These concerns also thread their way through The Second Sleep, a genre-bending novel that has all the trappings of a 15th Century historical thriller except for one significant fact — this 15th Century is not part of our past. It exists in the future, part of a new calendar created after the collapse of 21st Century civilization — a collapse brought about, we are told, by God’s wrath against a satanic world.

A young cleric is on a reluctant horseback mission into a remote region of England’s southwest, his purpose to preside at the burial of a recently deceased village priest. But his life is dramatically altered when — rummaging through the old man’s effects — he discovers a glass cabinet full of forbidden artifacts from the past — including a battered smartphone. It’s at this moment that readers begin to realize that they have been dragged into a later 15th Century, albeit one in which roads and rails have been replaced by muddy trails and in which dismembered corpses again swing from gibbets.

“I had this idea for an excavation into the past, in an English village, that turns out to be an investigation of us, of our civilization,” Harris says.

The state is now under the control of an English church as paranoid about the unearthing of history as it is about the real-life menace in its north of enemies determined to turn the island into a caliphate. And it sees an existential threat in this young priest whose discoveries in a remote backwater are challenging his own certainties and driving him to commit the ultimate crime of delving into the past.

“I had this idea for an excavation into the past, in an English village, that turns out to be an investigation of us, of our civilization,” Harris says. “That was six or seven years ago, and I kept the idea on the back burner until I arrived at the right moment for it.”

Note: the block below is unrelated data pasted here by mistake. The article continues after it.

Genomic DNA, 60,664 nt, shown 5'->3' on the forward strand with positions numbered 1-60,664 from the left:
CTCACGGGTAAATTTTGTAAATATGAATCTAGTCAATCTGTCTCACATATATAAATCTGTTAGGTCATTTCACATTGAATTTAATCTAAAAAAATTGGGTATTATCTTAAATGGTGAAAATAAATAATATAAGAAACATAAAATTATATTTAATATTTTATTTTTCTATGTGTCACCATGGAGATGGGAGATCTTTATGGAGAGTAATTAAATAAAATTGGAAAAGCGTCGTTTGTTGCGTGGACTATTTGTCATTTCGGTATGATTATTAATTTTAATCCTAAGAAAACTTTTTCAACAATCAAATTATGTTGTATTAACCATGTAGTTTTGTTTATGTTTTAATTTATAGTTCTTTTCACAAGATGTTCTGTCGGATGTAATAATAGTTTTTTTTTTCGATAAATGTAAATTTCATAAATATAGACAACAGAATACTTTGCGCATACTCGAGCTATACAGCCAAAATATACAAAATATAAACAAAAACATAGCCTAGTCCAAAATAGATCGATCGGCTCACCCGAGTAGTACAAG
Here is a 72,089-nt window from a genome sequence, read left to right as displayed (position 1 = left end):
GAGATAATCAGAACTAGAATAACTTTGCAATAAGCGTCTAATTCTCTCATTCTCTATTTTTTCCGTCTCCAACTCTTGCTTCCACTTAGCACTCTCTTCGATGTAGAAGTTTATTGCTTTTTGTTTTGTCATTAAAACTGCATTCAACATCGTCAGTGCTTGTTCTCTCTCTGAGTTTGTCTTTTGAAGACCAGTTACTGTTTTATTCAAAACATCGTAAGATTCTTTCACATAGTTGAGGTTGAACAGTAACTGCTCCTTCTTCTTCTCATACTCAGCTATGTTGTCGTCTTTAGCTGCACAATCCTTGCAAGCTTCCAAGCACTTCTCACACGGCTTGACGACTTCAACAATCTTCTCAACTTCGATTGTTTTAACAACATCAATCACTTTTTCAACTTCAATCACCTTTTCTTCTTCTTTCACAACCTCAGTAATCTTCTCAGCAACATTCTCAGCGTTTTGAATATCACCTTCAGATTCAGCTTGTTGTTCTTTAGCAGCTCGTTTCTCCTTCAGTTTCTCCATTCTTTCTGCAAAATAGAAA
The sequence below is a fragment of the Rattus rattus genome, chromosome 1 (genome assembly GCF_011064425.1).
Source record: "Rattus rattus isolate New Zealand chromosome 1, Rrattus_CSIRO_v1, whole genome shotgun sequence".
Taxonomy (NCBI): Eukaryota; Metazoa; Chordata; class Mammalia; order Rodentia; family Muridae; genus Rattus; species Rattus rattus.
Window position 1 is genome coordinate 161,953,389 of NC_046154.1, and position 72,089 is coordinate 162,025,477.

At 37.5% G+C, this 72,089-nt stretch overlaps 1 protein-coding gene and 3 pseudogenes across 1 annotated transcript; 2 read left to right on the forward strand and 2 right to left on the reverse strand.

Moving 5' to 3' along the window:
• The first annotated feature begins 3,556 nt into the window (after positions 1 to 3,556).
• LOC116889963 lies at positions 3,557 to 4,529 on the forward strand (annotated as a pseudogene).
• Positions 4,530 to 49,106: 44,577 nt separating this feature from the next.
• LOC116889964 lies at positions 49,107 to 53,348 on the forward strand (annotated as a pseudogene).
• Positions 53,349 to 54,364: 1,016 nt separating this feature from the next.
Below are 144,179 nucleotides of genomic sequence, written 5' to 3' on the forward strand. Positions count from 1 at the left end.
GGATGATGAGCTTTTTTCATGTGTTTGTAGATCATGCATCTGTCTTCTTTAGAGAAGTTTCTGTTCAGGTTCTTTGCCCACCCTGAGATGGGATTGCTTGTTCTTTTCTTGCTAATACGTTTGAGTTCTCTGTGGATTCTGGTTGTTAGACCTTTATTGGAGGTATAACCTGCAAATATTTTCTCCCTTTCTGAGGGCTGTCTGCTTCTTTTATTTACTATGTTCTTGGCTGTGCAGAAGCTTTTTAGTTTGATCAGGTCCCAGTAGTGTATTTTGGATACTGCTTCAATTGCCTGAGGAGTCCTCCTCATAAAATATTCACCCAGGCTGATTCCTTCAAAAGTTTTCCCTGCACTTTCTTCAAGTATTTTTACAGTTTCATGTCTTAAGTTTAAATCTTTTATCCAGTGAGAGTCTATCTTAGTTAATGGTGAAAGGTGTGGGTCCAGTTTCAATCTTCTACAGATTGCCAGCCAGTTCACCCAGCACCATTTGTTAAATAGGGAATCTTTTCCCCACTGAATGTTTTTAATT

He reckons the moment has arrived. Harris is delivering his new novel at a time of global warming, crumbling international alliances and growing distrust of uncontrolled technology. So what catastrophes have forced the world of this novel back into the Middle Ages? Harris screws up the tension as he keeps the answer tantalizingly out of reach.

“It is a political fantasy,” Harris says. “It has certain similarities to Fatherland in that it’s set in an imagined past that’s also a projected future. It reworks a lot of themes that interest me — that people don’t change and that what changes is technology and the societies around them. It’s also about power and the control of information. So oddly enough it’s a way of writing about the modern world — in particular an attempt to address technology and what it’s doing to us and the risks of it.”

Indeed, in a more indirect way, Harris is returning to themes examined in his 2011 novel, The Fear Index, a hair-raising thriller about an algorithm that goes rogue. In a world of failing software in new aircraft designs and of Canada’s continuing Phoenix pay fiasco, such themes acquire a disturbing relevance.

“I do worry that we are overly dependent on highly complex cyber technology with all the risks that go with it,” Harris says bluntly. “Our society is so artificial now, so unsustainable now without the realm of the internet that any interruption could have serious consequences.”

— Jamie Portman